Christopher Evans, Labour Member of Parliament for Islwyn, has today led a debate in Parliament calling for more to be done to crack down on websites that copy government services. He tells what he believes is needed to better protect consumers.

There is no doubt the world has been revolutionised by the internet. To people all over, life is more convenient than ever.

Dislike queuing in the supermarket? Shop online. Need to sell unwanted goods? Go on eBay. And to save time on a passport application or to renew a TV licence, then what could be easier than doing it through the computer?

But while the internet has taken the hassle out of life in many quarters, click on the wrong site and it can be more trouble than it is worth, leaving people out of pocket and in some circumstances without the services they paid for.

Sadly, while the internet has provided a great many opportunities it also presents threats. One of these is copycat websites which masquerade as official government websites but are anything but.

They exist purely to trick the public out of their hard earned money. They thrive by using underhand methods to fool people into paying way over the odds for government services.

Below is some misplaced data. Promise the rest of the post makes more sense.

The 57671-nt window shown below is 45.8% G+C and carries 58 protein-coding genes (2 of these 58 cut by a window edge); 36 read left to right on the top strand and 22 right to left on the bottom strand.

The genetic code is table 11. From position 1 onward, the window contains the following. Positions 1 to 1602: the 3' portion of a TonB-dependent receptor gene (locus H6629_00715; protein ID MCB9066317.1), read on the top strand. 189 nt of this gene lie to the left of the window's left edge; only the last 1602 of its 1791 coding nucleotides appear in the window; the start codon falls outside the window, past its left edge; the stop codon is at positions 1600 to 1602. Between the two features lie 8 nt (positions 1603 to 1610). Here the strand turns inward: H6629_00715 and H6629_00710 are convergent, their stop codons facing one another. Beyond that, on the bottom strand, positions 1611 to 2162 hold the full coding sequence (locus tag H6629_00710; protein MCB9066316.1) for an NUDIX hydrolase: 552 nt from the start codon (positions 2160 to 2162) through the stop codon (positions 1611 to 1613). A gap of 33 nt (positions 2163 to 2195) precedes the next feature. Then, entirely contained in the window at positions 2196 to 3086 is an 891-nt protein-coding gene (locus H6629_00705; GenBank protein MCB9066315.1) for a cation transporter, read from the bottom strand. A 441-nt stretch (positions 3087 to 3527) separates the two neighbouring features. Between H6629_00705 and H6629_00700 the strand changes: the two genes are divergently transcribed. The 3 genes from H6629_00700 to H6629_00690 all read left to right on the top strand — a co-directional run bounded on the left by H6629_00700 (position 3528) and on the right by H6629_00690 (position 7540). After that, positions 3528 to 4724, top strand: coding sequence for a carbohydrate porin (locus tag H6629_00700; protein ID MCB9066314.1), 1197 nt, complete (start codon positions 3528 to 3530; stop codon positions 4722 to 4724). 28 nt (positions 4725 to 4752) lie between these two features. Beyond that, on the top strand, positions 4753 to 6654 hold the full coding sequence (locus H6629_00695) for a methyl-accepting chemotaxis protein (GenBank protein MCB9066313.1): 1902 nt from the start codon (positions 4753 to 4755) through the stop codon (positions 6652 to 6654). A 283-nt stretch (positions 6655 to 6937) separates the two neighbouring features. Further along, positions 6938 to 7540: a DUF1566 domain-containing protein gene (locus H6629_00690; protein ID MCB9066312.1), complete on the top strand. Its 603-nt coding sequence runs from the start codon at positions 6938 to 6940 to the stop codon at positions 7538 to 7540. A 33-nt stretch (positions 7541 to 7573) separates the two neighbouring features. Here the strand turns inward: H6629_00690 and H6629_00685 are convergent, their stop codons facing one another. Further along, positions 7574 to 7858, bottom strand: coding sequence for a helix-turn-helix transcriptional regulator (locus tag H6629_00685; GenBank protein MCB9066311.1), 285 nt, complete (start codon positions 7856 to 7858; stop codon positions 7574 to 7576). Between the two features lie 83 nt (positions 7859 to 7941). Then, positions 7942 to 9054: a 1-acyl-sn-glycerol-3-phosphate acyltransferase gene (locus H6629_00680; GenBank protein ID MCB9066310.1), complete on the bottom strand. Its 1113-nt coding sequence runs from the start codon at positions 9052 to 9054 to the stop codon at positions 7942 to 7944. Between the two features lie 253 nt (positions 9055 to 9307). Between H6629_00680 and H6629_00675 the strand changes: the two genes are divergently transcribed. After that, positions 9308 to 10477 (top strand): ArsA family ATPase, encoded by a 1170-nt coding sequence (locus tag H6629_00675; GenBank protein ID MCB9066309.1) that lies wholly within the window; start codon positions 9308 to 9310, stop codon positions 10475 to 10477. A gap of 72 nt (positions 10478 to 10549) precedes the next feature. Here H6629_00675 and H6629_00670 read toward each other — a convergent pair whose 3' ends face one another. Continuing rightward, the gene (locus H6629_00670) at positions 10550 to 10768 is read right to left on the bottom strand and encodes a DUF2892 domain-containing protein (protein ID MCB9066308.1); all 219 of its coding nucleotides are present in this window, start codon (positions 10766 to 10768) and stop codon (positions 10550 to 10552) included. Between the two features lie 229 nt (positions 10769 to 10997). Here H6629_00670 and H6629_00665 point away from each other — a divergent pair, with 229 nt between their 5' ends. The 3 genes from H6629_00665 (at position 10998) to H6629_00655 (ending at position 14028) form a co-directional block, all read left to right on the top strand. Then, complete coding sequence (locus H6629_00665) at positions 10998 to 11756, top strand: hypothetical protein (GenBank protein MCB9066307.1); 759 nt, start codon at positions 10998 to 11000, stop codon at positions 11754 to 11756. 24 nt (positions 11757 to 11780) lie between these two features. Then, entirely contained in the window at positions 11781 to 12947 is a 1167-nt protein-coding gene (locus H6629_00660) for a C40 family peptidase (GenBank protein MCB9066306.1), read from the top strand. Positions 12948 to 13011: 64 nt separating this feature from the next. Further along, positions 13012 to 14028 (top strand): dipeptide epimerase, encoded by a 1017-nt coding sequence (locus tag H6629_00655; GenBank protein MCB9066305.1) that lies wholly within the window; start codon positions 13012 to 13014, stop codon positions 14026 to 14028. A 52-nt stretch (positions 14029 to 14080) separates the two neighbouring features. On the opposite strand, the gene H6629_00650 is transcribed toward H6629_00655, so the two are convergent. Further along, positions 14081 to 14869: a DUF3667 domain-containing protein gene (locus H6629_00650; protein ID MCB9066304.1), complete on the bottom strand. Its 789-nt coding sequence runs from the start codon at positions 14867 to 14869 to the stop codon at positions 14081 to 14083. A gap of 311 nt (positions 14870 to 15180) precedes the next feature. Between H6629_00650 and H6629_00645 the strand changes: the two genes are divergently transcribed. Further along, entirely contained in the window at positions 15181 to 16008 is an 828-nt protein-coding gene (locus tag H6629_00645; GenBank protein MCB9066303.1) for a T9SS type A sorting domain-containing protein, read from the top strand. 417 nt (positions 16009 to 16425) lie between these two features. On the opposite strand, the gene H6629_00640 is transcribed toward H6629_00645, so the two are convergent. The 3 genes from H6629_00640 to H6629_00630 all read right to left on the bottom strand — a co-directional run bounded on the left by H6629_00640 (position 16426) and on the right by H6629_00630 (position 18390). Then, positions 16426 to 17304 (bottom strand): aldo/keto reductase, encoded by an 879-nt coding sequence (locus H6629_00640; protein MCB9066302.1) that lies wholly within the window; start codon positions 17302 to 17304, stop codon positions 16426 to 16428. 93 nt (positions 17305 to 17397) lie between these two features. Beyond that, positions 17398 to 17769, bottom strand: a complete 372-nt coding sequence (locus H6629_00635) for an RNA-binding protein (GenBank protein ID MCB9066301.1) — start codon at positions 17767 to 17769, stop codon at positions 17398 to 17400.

These websites, though within the law, do everything they can to make people believe their service is official and the cost being paid is fair. Research by Which? found that people are paying hundreds and in some cases up to £1,000 extra for government services that in many cases are actually free.

There is not a single person in any part of the country who uses the internet regularly who is safe from these websites.

As widespread as this problem is, the Government, to date, has not been able to provide any estimate of how many of these sites there are and how many people have been caught out.

Though some action has been taken, problems still exist. Google will not accept advertisements from these sites. However, it takes time to recognise these sites as copycats. The internet moves so fast that once one website is closed down another opens almost instantly.

Three-pronged attack

I would like to see a three-pronged attack on copycat websites.

First, prevention. Transport for London already writes to anyone who has paid the congestion charge but unwittingly used a third party website to do so.

So when someone is written to reminding them that they need to renew their TV licence or car tax, then they should be alerted to these copycat websites and directed to

Second, regulation to help people who are stung by these websites. There should be one agency they can complain to with a telephone number and website.

At the moment it can be either of the following two agencies; the Advertising Standards Agency or Trading Standards.

Third, legislation. The Government should look again at the Consumer Rights Act. Where someone believes they are using an official website when they are not, there should be some remedy in law.

Much has been done in this area but there is much more to do; it is time to bring this practice to an end. Most people's experience of the internet is good. If strong action is taken against these sites then it can continue to be that way.

Views do not necessarily reflect those of